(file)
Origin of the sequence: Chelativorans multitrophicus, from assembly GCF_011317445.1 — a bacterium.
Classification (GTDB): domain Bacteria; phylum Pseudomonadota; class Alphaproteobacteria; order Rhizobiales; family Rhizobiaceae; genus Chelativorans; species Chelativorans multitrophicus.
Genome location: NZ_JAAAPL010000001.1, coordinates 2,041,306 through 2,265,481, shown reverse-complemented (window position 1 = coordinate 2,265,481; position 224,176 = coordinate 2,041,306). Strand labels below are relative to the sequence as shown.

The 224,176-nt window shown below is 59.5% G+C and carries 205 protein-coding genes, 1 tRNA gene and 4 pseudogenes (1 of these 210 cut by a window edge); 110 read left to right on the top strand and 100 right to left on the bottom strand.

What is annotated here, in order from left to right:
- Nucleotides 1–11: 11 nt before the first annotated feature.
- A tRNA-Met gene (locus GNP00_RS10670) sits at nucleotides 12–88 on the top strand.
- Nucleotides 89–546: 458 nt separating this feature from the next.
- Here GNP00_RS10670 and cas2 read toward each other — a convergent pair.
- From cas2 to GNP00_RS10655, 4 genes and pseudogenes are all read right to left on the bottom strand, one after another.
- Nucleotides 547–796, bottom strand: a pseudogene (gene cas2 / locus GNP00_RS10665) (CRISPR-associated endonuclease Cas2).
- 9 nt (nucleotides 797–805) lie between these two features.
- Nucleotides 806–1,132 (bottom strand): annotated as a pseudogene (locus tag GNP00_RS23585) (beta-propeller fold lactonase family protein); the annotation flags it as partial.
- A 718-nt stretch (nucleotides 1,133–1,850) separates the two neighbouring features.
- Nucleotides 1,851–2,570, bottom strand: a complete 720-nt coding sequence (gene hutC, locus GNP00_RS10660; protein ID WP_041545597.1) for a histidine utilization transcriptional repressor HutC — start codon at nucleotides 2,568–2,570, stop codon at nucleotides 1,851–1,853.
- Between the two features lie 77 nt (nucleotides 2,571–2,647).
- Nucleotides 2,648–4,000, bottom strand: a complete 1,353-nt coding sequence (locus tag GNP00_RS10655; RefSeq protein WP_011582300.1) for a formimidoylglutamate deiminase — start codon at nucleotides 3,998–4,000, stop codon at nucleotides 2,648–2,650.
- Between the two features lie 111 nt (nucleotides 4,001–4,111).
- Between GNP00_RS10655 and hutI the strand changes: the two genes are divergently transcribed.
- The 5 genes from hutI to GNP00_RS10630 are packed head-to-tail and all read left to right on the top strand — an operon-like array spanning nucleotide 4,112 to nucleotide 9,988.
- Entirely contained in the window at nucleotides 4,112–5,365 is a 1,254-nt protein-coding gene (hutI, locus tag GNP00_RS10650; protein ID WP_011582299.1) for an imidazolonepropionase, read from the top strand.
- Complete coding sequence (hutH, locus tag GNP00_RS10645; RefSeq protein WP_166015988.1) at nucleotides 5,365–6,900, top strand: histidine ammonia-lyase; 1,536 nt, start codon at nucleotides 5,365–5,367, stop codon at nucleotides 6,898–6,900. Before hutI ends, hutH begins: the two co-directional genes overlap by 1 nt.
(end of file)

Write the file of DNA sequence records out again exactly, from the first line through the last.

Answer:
Origin of the sequence: Chelativorans multitrophicus, from assembly GCF_011317445.1 — a bacterium.
Classification (GTDB): domain Bacteria; phylum Pseudomonadota; class Alphaproteobacteria; order Rhizobiales; family Rhizobiaceae; genus Chelativorans; species Chelativorans multitrophicus.
Genome location: NZ_JAAAPL010000001.1, coordinates 2,041,306 through 2,265,481, shown reverse-complemented (window position 1 = coordinate 2,265,481; position 224,176 = coordinate 2,041,306). Strand labels below are relative to the sequence as shown.

The 224,176-nt window shown below is 59.5% G+C and carries 205 protein-coding genes, 1 tRNA gene and 4 pseudogenes (1 of these 210 cut by a window edge); 110 read left to right on the top strand and 100 right to left on the bottom strand.

What is annotated here, in order from left to right:
- Nucleotides 1–11: 11 nt before the first annotated feature.
- A tRNA-Met gene (locus GNP00_RS10670) sits at nucleotides 12–88 on the top strand.
- Nucleotides 89–546: 458 nt separating this feature from the next.
- Here GNP00_RS10670 and cas2 read toward each other — a convergent pair.
- From cas2 to GNP00_RS10655, 4 genes and pseudogenes are all read right to left on the bottom strand, one after another.
- Nucleotides 547–796, bottom strand: a pseudogene (gene cas2 / locus GNP00_RS10665) (CRISPR-associated endonuclease Cas2).
- 9 nt (nucleotides 797–805) lie between these two features.
- Nucleotides 806–1,132 (bottom strand): annotated as a pseudogene (locus tag GNP00_RS23585) (beta-propeller fold lactonase family protein); the annotation flags it as partial.
- A 718-nt stretch (nucleotides 1,133–1,850) separates the two neighbouring features.
- Nucleotides 1,851–2,570, bottom strand: a complete 720-nt coding sequence (gene hutC, locus GNP00_RS10660; protein ID WP_041545597.1) for a histidine utilization transcriptional repressor HutC — start codon at nucleotides 2,568–2,570, stop codon at nucleotides 1,851–1,853.
- Between the two features lie 77 nt (nucleotides 2,571–2,647).
- Nucleotides 2,648–4,000, bottom strand: a complete 1,353-nt coding sequence (locus tag GNP00_RS10655; RefSeq protein WP_011582300.1) for a formimidoylglutamate deiminase — start codon at nucleotides 3,998–4,000, stop codon at nucleotides 2,648–2,650.
- Between the two features lie 111 nt (nucleotides 4,001–4,111).
- Between GNP00_RS10655 and hutI the strand changes: the two genes are divergently transcribed.
- The 5 genes from hutI to GNP00_RS10630 are packed head-to-tail and all read left to right on the top strand — an operon-like array spanning nucleotide 4,112 to nucleotide 9,988.
- Entirely contained in the window at nucleotides 4,112–5,365 is a 1,254-nt protein-coding gene (hutI, locus tag GNP00_RS10650; protein ID WP_011582299.1) for an imidazolonepropionase, read from the top strand.
- Complete coding sequence (hutH, locus tag GNP00_RS10645; RefSeq protein WP_166015988.1) at nucleotides 5,365–6,900, top strand: histidine ammonia-lyase; 1,536 nt, start codon at nucleotides 5,365–5,367, stop codon at nucleotides 6,898–6,900. Before hutI ends, hutH begins: the two co-directional genes overlap by 1 nt.